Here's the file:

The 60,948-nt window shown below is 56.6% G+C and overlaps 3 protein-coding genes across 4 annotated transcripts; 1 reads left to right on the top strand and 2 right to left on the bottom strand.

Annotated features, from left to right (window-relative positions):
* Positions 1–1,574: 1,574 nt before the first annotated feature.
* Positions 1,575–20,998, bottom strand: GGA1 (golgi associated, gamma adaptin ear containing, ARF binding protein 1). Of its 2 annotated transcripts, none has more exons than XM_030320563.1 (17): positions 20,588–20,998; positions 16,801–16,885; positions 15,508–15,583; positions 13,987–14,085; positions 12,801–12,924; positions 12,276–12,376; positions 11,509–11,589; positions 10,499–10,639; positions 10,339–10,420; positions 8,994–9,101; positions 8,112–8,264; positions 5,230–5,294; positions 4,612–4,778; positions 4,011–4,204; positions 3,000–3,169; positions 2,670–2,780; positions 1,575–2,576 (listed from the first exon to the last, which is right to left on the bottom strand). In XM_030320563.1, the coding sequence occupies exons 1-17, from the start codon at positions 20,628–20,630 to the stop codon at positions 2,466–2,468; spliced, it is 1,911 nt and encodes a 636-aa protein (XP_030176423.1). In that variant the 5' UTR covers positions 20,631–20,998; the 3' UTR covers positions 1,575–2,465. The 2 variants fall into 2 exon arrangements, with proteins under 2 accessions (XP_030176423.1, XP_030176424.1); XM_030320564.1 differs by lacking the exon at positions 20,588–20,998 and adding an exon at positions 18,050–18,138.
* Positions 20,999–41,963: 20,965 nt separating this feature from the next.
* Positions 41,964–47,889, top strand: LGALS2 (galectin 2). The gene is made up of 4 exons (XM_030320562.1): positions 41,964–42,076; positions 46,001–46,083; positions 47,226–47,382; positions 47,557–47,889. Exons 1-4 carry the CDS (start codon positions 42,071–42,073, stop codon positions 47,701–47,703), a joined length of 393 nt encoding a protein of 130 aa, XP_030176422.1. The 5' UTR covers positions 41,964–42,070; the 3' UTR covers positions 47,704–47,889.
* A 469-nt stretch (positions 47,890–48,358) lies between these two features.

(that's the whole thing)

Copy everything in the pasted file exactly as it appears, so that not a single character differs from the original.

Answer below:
The 60,948-nt window shown below is 56.6% G+C and overlaps 3 protein-coding genes across 4 annotated transcripts; 1 reads left to right on the top strand and 2 right to left on the bottom strand.

Annotated features, from left to right (window-relative positions):
* Positions 1–1,574: 1,574 nt before the first annotated feature.
* Positions 1,575–20,998, bottom strand: GGA1 (golgi associated, gamma adaptin ear containing, ARF binding protein 1). Of its 2 annotated transcripts, none has more exons than XM_030320563.1 (17): positions 20,588–20,998; positions 16,801–16,885; positions 15,508–15,583; positions 13,987–14,085; positions 12,801–12,924; positions 12,276–12,376; positions 11,509–11,589; positions 10,499–10,639; positions 10,339–10,420; positions 8,994–9,101; positions 8,112–8,264; positions 5,230–5,294; positions 4,612–4,778; positions 4,011–4,204; positions 3,000–3,169; positions 2,670–2,780; positions 1,575–2,576 (listed from the first exon to the last, which is right to left on the bottom strand). In XM_030320563.1, the coding sequence occupies exons 1-17, from the start codon at positions 20,628–20,630 to the stop codon at positions 2,466–2,468; spliced, it is 1,911 nt and encodes a 636-aa protein (XP_030176423.1). In that variant the 5' UTR covers positions 20,631–20,998; the 3' UTR covers positions 1,575–2,465. The 2 variants fall into 2 exon arrangements, with proteins under 2 accessions (XP_030176423.1, XP_030176424.1); XM_030320564.1 differs by lacking the exon at positions 20,588–20,998 and adding an exon at positions 18,050–18,138.
* Positions 20,999–41,963: 20,965 nt separating this feature from the next.
* Positions 41,964–47,889, top strand: LGALS2 (galectin 2). The gene is made up of 4 exons (XM_030320562.1): positions 41,964–42,076; positions 46,001–46,083; positions 47,226–47,382; positions 47,557–47,889. Exons 1-4 carry the CDS (start codon positions 42,071–42,073, stop codon positions 47,701–47,703), a joined length of 393 nt encoding a protein of 130 aa, XP_030176422.1. The 5' UTR covers positions 41,964–42,070; the 3' UTR covers positions 47,704–47,889.
* A 469-nt stretch (positions 47,890–48,358) lies between these two features.